“And it would have stayed there for several thousand years. But recently, the old landscape’s eroding away, which is how we found this.”

The structures, Mr Momber said, are of “international significance”.

He said: “It’s 8,000 years old. You don’t just get these every day.

Garry Momber Garry Momber has been exploring the English Channel bed for nearly 30 years. (Image: NAT GEO)

“This would have been next to a stream and we know it was a bit of a wetland so it could have been a platform, but we don’t know yet as there is nothing else like it in the country.”

LiveScience reported in 2007 that two hearths (ancient ovens) had been brought to the surface, dangling from the edge of an underwater cliff.

Mr Momber told the publication at the time: “We now have unequivocal evidence of human activity at the site.

“There were people here actively making stuff and being quite industrious.”

The people living on the site way back when were well ahead of their time in terms of the work they were doing.

Post Comment   Private Reply   Ignore Thread  


TopPage UpFull ThreadPage DownBottom/Latest

#1. To: Ada (#0)

Daggaland is what it was once called.

"Call Me Ishmael" -Ishmael, A character from the book "Moby Dick" 1851. "Call Me Fishmeal" -Osama Bin Laden, A character created by the CIA, and the world's Hide And Seek Champion 2001-2011. -Tommythemadartist

TommyTheMadArtist  posted on  2021-11-19   14:57:22 ET  Reply   Trace   Private Reply  


#2. To: TommyTheMadArtist (#1)

Very good -- it's odd they don't mention that.

en.wikipedia.org/wiki/Dogg erland

_____________________________________________________________

USA! USA! USA! Bringing you democracy, or else! there were strains of VD that were incurable, and they were first found in the Philippines and then transmitted to the Korean working girls via US military. The 'incurables' we were told were first taken back to a military hospital in the Philippines to quietly die. – 4um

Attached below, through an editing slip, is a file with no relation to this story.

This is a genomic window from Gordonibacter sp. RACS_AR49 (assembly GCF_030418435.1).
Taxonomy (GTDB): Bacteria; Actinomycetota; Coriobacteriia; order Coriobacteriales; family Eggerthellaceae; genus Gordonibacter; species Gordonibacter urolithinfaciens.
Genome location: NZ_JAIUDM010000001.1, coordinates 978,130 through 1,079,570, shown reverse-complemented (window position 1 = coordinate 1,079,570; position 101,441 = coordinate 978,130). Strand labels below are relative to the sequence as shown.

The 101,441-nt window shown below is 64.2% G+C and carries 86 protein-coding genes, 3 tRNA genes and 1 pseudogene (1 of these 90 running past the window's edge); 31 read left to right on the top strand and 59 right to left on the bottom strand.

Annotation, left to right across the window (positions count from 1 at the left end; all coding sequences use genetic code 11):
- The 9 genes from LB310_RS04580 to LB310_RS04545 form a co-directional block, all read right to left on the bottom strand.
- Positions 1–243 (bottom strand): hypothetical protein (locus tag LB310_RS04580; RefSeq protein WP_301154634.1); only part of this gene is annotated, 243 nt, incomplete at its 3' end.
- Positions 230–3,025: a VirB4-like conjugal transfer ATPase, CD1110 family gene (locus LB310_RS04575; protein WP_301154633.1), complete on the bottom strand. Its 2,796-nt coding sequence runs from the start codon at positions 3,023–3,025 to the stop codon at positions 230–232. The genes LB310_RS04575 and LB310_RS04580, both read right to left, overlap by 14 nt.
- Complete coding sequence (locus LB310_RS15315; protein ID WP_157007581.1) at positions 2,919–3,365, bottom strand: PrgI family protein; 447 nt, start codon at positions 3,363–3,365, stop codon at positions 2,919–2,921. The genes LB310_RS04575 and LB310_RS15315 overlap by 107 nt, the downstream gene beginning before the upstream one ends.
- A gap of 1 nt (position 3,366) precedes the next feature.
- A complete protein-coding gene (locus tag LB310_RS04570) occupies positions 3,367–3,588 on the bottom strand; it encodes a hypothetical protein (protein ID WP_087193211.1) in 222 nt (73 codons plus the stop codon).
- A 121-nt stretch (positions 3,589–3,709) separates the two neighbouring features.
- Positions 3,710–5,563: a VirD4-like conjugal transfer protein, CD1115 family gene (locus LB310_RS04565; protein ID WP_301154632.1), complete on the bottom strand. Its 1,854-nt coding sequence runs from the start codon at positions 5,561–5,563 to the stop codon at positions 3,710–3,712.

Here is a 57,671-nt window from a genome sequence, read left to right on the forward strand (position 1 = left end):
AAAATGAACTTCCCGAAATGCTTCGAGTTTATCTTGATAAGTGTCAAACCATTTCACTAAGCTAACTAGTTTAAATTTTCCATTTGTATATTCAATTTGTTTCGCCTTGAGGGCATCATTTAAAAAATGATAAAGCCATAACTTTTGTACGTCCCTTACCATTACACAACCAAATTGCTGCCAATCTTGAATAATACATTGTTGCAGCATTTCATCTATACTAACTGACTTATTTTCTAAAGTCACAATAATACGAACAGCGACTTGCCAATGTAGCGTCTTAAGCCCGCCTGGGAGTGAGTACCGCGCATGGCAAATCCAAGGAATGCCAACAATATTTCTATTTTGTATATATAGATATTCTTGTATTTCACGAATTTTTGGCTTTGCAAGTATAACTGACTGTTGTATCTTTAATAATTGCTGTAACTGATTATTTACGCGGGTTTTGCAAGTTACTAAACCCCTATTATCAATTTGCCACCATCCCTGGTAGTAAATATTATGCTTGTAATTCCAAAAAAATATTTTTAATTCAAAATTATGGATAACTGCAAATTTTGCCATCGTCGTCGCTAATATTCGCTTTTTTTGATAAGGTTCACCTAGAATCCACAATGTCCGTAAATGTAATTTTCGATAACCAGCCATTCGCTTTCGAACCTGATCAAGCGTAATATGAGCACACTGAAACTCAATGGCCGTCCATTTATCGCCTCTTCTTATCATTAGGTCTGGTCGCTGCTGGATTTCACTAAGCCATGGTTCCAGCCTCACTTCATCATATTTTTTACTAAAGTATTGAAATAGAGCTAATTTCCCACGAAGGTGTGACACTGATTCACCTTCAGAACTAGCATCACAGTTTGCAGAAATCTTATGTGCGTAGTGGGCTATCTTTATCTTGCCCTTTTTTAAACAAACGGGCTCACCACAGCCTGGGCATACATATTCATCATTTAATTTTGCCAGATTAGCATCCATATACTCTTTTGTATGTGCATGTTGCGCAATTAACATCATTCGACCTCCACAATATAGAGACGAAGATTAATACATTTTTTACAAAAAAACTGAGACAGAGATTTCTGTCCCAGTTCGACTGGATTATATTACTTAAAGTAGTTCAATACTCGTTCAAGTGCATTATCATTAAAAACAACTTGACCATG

NeoconsNailed  posted on  2021-11-19   14:59:49 ET  Reply   Trace   Private Reply  


#3. To: TommyTheMadArtist (#1)

Wasn't exactly Doggerland which as I understand it was what is now under the North Sea. This port, if that's what is was, was along the English Channel.

Ada  posted on  2021-11-19   16:37:22 ET  Reply   Trace   Private Reply  


#4. To: NeoconsNailed (#2)

First evidence of a city or maybe just a town in what was always assumed to be a hunter-gatherer society.

Ada  posted on  2021-11-19   16:39:35 ET  Reply   Trace   Private Reply  


#5. To: Ada (#4)

That term has always evoked injun types for me -- the crudest forms of construction if any (tepees, not-so-longhouses and the like).

_____________________________________________________________

USA! USA! USA! Bringing you democracy, or else! there were strains of VD that were incurable, and they were first found in the Philippines and then transmitted to the Korean working girls via US military. The 'incurables' we were told were first taken back to a military hospital in the Philippines to quietly die. – 4um

NeoconsNailed  posted on  2021-11-19   16:48:24 ET  Reply   Trace   Private Reply  


#6. To: NeoconsNailed (#5)

Yup. Without other evidence that's what Doggerland was assumed to be. Evidence, of course, is covered by the North Sea.

Ada  posted on  2021-11-19   21:00:13 ET  Reply   Trace   Private Reply  


#7. To: Ada (#6)

So I was wrong too -- the Channel is way below Doggerland proper. Am looking at a map. Wonder what language(s) they spoke there.

_____________________________________________________________

USA! USA! USA! Bringing you democracy, or else! there were strains of VD that were incurable, and they were first found in the Philippines and then transmitted to the Korean working girls via US military. The 'incurables' we were told were first taken back to a military hospital in the Philippines to quietly die. – 4um

NeoconsNailed  posted on  2021-11-19   22:00:42 ET  Reply   Trace   Private Reply  


#8. To: NeoconsNailed (#7)

Don't think it was Celtic.

Ada  posted on  2021-11-20   1:35:24 ET  Reply   Trace   Private Reply  


TopPage UpFull ThreadPage DownBottom/Latest